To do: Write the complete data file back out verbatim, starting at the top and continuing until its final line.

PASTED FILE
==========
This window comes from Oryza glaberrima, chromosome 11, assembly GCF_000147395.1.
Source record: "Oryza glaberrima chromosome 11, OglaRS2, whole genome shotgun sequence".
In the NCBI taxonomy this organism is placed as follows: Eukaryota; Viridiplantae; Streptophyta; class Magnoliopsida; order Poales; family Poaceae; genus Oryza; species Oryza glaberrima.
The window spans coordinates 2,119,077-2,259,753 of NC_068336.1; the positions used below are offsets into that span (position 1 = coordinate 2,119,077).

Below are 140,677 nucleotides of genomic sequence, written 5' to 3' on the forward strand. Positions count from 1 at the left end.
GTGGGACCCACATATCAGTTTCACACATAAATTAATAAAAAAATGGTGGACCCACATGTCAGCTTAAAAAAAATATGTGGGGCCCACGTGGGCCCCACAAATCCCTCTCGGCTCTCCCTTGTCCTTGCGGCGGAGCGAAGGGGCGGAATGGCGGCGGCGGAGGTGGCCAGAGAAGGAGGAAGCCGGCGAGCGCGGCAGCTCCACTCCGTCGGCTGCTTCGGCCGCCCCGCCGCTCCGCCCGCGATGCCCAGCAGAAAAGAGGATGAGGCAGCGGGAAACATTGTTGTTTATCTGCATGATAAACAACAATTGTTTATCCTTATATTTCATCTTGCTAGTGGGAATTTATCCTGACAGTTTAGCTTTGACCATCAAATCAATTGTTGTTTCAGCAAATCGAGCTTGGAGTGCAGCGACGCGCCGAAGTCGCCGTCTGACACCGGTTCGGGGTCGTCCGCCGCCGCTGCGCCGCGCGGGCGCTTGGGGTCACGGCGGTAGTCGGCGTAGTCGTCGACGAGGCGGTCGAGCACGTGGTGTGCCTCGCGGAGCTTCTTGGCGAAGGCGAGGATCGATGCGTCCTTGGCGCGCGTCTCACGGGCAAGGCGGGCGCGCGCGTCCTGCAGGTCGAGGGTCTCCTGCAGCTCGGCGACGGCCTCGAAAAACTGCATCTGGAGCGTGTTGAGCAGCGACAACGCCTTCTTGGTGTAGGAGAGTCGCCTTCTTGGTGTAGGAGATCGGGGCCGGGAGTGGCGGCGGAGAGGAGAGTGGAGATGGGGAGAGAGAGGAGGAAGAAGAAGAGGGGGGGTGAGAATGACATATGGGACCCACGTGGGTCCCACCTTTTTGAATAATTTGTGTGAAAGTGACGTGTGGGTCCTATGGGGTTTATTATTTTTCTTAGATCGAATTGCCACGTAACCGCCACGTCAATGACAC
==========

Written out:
This window comes from Oryza glaberrima, chromosome 11, assembly GCF_000147395.1.
Source record: "Oryza glaberrima chromosome 11, OglaRS2, whole genome shotgun sequence".
In the NCBI taxonomy this organism is placed as follows: Eukaryota; Viridiplantae; Streptophyta; class Magnoliopsida; order Poales; family Poaceae; genus Oryza; species Oryza glaberrima.
The window spans coordinates 2,119,077-2,259,753 of NC_068336.1; the positions used below are offsets into that span (position 1 = coordinate 2,119,077).

Below are 140,677 nucleotides of genomic sequence, written 5' to 3' on the forward strand. Positions count from 1 at the left end.
GTGGGACCCACATATCAGTTTCACACATAAATTAATAAAAAAATGGTGGACCCACATGTCAGCTTAAAAAAAATATGTGGGGCCCACGTGGGCCCCACAAATCCCTCTCGGCTCTCCCTTGTCCTTGCGGCGGAGCGAAGGGGCGGAATGGCGGCGGCGGAGGTGGCCAGAGAAGGAGGAAGCCGGCGAGCGCGGCAGCTCCACTCCGTCGGCTGCTTCGGCCGCCCCGCCGCTCCGCCCGCGATGCCCAGCAGAAAAGAGGATGAGGCAGCGGGAAACATTGTTGTTTATCTGCATGATAAACAACAATTGTTTATCCTTATATTTCATCTTGCTAGTGGGAATTTATCCTGACAGTTTAGCTTTGACCATCAAATCAATTGTTGTTTCAGCAAATCGAGCTTGGAGTGCAGCGACGCGCCGAAGTCGCCGTCTGACACCGGTTCGGGGTCGTCCGCCGCCGCTGCGCCGCGCGGGCGCTTGGGGTCACGGCGGTAGTCGGCGTAGTCGTCGACGAGGCGGTCGAGCACGTGGTGTGCCTCGCGGAGCTTCTTGGCGAAGGCGAGGATCGATGCGTCCTTGGCGCGCGTCTCACGGGCAAGGCGGGCGCGCGCGTCCTGCAGGTCGAGGGTCTCCTGCAGCTCGGCGACGGCCTCGAAAAACTGCATCTGGAGCGTGTTGAGCAGCGACAACGCCTTCTTGGTGTAGGAGAGTCGCCTTCTTGGTGTAGGAGATCGGGGCCGGGAGTGGCGGCGGAGAGGAGAGTGGAGATGGGGAGAGAGAGGAGGAAGAAGAAGAGGGGGGGTGAGAATGACATATGGGACCCACGTGGGTCCCACCTTTTTGAATAATTTGTGTGAAAGTGACGTGTGGGTCCTATGGGGTTTATTATTTTTCTTAGATCGAATTGCCACGTAACCGCCACGTCAATGACAC